In Burarra and Gun-nartpa languages the figure represented in this artwork is generally known as a wangarra ‘ghost spirit’. For the Warrawarra clan ghost spirits have their own particular characteristics and their own name – Warraburnburn.
The Warraburnburn and the closely related Galabarrbarr spirit (owned by the Balkarranga clan) are also manikay song topics. The spirits are related to each other as maternal grandparent and grandchild, just as the people of Warrawarra and Balkarranga are. The dancing of the two ghost spirit figures forms the finale performance for funerals, and is the final goodbye to a deceased family member.
In many ways the Warraburnburn and Galabarrbarr ghost spirits are like people. They emerge from the patches of jungle on Warrawarra and Balkarranga country in the late afternoon and go hunting in family groups of men, women and children. They stay in contact with each other by calling out as the men hunt for fish and the women walk with their dillybags looking for vegetable food.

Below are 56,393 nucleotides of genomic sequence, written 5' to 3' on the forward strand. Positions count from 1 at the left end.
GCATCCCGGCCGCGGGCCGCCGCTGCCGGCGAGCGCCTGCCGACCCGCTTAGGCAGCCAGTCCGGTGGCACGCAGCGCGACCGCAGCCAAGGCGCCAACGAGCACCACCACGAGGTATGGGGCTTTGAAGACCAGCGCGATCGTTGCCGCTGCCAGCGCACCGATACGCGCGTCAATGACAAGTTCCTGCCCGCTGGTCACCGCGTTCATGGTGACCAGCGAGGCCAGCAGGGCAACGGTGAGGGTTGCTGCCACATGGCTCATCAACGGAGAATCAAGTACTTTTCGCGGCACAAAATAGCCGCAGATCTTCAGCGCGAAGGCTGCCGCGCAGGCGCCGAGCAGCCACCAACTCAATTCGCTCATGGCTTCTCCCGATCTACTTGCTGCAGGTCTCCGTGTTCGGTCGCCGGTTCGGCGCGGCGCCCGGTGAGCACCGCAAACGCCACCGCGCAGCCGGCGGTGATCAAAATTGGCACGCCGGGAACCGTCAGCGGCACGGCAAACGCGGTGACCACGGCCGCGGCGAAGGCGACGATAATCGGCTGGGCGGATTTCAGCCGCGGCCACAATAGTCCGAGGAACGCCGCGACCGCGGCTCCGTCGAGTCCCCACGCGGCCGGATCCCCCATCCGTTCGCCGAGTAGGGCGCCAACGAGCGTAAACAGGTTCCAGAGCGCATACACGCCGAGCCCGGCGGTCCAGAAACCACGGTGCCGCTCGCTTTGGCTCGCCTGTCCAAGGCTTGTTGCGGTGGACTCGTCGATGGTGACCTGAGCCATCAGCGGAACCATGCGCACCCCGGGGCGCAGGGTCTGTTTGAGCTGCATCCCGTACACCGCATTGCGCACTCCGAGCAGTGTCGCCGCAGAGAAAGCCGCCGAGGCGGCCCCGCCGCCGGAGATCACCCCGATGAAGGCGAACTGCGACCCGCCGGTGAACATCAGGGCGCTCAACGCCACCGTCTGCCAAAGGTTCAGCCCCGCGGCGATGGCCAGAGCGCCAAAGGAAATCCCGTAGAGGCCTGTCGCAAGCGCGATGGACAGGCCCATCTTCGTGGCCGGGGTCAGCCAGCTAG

The ghost spirits are associated closely with white ochre and artists commonly paint the bodies of carved figures in white. Different types of ghost spirit wear different patterns. Warraburnburn is decorated with uniform white dots while others are painted white all over. Some ghost spirits are shown with a design painted on their chest infilled with rarrk ‘cross-hatching’, the same designs that are painted onto japi an-guyinda ‘male initiations’.
They also have supernatural characteristics including superhuman size (jarra anbaykarda ‘super tall’). They know the country intimately – some are malevolent towards humans and will lead people astray, taking them to unfamiliar and dangerous places. These malevolent spirits are likened to an-muburda ‘sorcerers’ and can conduct dangerous rituals that cause harm to people. Others are benign and will lead humans back to familiar paths and their own camps.
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